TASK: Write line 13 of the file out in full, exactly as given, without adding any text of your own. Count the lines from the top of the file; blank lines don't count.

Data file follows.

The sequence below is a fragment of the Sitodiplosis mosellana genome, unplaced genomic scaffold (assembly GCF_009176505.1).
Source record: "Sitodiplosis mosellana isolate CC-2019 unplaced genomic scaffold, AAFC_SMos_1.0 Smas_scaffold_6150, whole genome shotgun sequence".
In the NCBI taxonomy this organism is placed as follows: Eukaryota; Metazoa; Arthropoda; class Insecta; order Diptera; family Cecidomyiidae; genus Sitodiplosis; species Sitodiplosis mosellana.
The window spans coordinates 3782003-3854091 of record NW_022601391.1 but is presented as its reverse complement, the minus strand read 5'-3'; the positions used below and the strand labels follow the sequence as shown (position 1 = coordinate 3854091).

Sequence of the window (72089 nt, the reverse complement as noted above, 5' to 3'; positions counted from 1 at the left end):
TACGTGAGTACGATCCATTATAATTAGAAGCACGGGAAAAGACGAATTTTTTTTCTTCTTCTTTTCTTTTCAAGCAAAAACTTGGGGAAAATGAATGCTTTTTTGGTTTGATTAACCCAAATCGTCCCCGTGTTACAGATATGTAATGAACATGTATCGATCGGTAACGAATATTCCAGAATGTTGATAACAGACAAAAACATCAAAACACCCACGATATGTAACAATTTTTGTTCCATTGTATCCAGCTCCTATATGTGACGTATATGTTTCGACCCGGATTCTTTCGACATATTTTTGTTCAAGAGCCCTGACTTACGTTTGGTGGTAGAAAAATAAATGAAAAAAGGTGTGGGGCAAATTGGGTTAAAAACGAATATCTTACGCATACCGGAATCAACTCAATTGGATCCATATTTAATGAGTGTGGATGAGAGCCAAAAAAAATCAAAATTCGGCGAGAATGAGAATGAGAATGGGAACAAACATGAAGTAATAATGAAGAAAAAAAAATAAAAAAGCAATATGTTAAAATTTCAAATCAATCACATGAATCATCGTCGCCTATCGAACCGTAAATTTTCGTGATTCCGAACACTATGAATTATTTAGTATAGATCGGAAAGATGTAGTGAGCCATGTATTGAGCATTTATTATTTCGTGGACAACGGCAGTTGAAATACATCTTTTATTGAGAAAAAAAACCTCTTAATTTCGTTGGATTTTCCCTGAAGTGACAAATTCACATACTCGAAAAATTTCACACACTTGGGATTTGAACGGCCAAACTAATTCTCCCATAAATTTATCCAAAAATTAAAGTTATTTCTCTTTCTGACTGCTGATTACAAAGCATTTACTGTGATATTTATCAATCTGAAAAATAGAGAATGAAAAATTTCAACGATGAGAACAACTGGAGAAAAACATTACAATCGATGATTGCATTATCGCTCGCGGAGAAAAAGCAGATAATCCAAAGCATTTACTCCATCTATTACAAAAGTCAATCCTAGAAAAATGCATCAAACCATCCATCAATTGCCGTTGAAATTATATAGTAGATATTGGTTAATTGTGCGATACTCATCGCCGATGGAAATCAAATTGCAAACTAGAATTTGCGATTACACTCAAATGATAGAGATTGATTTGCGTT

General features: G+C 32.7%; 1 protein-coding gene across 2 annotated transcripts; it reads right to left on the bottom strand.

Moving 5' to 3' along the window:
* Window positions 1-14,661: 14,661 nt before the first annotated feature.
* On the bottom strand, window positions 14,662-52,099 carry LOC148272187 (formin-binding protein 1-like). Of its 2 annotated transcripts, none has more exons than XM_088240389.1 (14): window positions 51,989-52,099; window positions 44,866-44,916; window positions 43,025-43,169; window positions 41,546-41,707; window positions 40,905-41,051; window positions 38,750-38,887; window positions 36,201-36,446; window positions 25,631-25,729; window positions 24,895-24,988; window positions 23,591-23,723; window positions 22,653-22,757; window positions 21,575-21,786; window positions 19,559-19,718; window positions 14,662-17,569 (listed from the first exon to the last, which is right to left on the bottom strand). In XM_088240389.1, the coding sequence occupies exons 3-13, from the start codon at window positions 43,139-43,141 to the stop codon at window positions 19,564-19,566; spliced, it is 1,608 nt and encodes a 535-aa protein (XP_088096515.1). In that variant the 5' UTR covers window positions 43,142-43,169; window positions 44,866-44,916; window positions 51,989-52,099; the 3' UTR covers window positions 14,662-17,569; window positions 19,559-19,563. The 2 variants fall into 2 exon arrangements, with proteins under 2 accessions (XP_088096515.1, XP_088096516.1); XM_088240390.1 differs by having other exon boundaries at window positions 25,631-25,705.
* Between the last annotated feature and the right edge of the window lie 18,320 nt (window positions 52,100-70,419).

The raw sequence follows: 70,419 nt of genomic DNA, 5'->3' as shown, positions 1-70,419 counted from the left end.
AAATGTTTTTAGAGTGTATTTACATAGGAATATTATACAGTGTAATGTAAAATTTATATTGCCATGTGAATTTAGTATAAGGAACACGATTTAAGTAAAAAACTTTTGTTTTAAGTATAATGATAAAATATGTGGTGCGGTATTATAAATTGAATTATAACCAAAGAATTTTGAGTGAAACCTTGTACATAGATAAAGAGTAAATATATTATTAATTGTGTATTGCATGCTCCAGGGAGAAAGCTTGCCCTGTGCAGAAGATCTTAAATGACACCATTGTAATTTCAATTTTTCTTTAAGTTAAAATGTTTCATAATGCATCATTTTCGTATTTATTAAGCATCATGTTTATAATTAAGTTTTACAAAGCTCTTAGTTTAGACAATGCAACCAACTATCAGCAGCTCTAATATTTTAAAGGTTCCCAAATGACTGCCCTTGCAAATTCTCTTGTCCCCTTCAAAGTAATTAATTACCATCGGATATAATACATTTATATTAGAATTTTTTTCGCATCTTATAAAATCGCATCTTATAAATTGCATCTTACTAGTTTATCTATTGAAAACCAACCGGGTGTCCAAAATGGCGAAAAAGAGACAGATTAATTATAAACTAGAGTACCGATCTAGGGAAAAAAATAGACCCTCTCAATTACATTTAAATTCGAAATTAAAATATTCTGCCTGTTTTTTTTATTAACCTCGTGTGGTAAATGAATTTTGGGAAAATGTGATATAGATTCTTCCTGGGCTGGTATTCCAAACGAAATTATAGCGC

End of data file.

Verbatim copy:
AAATGTTTTTAGAGTGTATTTACATAGGAATATTATACAGTGTAATGTAAAATTTATATTGCCATGTGAATTTAGTATAAGGAACACGATTTAAGTAAAAAACTTTTGTTTTAAGTATAATGATAAAATATGTGGTGCGGTATTATAAATTGAATTATAACCAAAGAATTTTGAGTGAAACCTTGTACATAGATAAAGAGTAAATATATTATTAATTGTGTATTGCATGCTCCAGGGAGAAAGCTTGCCCTGTGCAGAAGATCTTAAATGACACCATTGTAATTTCAATTTTTCTTTAAGTTAAAATGTTTCATAATGCATCATTTTCGTATTTATTAAGCATCATGTTTATAATTAAGTTTTACAAAGCTCTTAGTTTAGACAATGCAACCAACTATCAGCAGCTCTAATATTTTAAAGGTTCCCAAATGACTGCCCTTGCAAATTCTCTTGTCCCCTTCAAAGTAATTAATTACCATCGGATATAATACATTTATATTAGAATTTTTTTCGCATCTTATAAAATCGCATCTTATAAATTGCATCTTACTAGTTTATCTATTGAAAACCAACCGGGTGTCCAAAATGGCGAAAAAGAGACAGATTAATTATAAACTAGAGTACCGATCTAGGGAAAAAAATAGACCCTCTCAATTACATTTAAATTCGAAATTAAAATATTCTGCCTGTTTTTTTTATTAACCTCGTGTGGTAAATGAATTTTGGGAAAATGTGATATAGATTCTTCCTGGGCTGGTATTCCAAACGAAATTATAGCGC